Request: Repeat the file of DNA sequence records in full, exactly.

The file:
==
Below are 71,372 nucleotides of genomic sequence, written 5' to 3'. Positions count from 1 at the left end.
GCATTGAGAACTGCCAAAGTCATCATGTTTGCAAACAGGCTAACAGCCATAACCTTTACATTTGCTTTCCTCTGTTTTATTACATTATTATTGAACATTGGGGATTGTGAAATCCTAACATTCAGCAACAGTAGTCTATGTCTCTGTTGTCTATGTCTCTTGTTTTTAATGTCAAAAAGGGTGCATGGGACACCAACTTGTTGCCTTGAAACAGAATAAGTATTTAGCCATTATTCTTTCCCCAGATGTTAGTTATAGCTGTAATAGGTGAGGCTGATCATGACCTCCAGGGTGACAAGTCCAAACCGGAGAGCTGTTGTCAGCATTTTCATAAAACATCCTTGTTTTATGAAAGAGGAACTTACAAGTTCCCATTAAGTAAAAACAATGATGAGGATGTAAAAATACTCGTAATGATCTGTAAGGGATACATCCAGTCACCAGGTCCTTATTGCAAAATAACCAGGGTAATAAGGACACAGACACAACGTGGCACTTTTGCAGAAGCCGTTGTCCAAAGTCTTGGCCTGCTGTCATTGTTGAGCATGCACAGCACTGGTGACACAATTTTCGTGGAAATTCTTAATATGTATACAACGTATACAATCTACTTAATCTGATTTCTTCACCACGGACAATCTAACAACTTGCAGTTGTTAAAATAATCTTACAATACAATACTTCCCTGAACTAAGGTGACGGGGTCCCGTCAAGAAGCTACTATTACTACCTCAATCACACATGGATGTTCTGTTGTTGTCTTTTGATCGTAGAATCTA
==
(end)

Below are 71,372 nucleotides of genomic sequence, written 5' to 3'. Positions count from 1 at the left end.
GCATTGAGAACTGCCAAAGTCATCATGTTTGCAAACAGGCTAACAGCCATAACCTTTACATTTGCTTTCCTCTGTTTTATTACATTATTATTGAACATTGGGGATTGTGAAATCCTAACATTCAGCAACAGTAGTCTATGTCTCTGTTGTCTATGTCTCTTGTTTTTAATGTCAAAAAGGGTGCATGGGACACCAACTTGTTGCCTTGAAACAGAATAAGTATTTAGCCATTATTCTTTCCCCAGATGTTAGTTATAGCTGTAATAGGTGAGGCTGATCATGACCTCCAGGGTGACAAGTCCAAACCGGAGAGCTGTTGTCAGCATTTTCATAAAACATCCTTGTTTTATGAAAGAGGAACTTACAAGTTCCCATTAAGTAAAAACAATGATGAGGATGTAAAAATACTCGTAATGATCTGTAAGGGATACATCCAGTCACCAGGTCCTTATTGCAAAATAACCAGGGTAATAAGGACACAGACACAACGTGGCACTTTTGCAGAAGCCGTTGTCCAAAGTCTTGGCCTGCTGTCATTGTTGAGCATGCACAGCACTGGTGACACAATTTTCGTGGAAATTCTTAATATGTATACAACGTATACAATCTACTTAATCTGATTTCTTCACCACGGACAATCTAACAACTTGCAGTTGTTAAAATAATCTTACAATACAATACTTCCCTGAACTAAGGTGACGGGGTCCCGTCAAGAAGCTACTATTACTACCTCAATCACACATGGATGTTCTGTTGTTGTCTTTTGATCGTAGAATCTA